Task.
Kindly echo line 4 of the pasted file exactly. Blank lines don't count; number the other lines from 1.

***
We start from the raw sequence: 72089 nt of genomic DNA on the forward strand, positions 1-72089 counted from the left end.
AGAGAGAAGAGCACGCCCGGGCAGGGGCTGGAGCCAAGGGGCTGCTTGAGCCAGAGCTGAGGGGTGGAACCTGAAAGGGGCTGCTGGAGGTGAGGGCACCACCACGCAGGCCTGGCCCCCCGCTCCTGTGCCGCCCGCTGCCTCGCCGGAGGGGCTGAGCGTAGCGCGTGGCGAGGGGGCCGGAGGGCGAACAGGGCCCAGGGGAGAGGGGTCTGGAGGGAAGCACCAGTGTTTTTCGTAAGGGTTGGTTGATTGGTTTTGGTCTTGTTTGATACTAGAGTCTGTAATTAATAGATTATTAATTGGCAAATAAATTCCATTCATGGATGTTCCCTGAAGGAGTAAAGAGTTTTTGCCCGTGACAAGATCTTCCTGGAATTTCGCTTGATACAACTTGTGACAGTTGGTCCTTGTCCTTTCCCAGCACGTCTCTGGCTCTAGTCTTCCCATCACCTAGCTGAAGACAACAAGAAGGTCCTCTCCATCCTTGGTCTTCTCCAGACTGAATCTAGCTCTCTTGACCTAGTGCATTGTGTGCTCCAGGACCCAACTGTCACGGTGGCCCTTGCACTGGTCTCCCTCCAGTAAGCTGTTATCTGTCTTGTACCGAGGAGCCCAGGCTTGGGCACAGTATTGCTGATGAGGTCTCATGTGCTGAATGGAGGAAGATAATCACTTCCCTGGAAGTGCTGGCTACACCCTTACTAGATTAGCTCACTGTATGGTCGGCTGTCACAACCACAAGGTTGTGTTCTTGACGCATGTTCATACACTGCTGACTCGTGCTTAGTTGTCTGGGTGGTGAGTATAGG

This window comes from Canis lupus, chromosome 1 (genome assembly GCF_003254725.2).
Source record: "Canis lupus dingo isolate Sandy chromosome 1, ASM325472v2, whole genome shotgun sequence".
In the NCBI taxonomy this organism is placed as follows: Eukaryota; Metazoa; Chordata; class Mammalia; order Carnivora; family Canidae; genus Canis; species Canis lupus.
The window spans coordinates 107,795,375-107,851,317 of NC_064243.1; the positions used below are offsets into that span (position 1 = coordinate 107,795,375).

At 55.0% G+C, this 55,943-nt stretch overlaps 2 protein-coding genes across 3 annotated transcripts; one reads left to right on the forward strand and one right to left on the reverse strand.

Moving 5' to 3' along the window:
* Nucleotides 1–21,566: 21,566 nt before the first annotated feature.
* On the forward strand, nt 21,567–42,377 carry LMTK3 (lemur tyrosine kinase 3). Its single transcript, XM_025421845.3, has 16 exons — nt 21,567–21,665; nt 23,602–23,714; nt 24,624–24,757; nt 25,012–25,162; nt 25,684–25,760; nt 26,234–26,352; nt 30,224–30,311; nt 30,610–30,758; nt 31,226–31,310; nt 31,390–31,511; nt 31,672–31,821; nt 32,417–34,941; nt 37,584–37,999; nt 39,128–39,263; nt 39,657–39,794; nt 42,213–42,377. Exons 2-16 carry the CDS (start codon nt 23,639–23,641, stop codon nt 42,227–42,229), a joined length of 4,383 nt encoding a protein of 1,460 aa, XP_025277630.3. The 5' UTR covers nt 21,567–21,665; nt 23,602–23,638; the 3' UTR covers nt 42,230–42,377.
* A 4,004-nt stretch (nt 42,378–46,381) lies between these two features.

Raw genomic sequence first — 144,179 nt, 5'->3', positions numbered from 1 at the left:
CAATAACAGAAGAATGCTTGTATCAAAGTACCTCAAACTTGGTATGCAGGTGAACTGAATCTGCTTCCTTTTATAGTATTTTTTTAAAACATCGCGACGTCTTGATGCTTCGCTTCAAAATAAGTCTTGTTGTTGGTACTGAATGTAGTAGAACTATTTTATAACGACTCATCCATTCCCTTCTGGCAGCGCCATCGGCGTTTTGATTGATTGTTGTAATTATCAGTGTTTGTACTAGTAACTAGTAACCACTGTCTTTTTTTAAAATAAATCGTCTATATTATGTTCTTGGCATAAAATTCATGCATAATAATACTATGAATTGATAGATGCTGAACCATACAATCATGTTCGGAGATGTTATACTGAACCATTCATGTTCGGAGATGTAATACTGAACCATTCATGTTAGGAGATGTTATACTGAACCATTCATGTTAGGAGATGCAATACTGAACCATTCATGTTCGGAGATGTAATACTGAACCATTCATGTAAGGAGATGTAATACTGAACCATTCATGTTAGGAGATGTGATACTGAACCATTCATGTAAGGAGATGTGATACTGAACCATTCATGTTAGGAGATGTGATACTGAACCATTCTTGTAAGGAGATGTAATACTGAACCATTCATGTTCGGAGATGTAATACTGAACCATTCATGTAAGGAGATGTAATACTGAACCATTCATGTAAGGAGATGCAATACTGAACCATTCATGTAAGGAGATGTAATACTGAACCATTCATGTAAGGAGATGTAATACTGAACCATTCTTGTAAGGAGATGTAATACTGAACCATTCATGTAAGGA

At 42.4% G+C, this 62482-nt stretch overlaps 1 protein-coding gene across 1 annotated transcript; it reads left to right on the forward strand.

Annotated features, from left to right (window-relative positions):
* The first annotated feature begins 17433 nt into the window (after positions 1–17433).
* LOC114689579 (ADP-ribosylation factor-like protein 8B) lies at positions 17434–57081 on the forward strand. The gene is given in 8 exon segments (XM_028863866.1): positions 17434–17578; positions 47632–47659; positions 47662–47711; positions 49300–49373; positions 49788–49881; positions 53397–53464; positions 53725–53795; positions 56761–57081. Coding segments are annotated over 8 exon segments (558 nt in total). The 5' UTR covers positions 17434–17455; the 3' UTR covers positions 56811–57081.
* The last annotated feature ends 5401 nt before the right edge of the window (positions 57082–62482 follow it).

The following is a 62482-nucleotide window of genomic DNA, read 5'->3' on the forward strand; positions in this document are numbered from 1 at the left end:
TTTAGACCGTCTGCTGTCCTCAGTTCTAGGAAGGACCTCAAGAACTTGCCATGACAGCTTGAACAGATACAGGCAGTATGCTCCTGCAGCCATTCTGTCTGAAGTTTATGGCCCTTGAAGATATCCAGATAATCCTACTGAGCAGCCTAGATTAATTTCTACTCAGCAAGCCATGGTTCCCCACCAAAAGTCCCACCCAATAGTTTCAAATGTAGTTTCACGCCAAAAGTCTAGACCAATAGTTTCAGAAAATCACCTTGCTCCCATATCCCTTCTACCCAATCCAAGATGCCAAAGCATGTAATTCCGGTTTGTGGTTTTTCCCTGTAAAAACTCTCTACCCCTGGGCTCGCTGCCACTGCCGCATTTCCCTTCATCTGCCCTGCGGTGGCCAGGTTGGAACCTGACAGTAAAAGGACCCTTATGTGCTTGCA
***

Source record: "Canis lupus dingo isolate Sandy chromosome 1, ASM325472v2, whole genome shotgun sequence".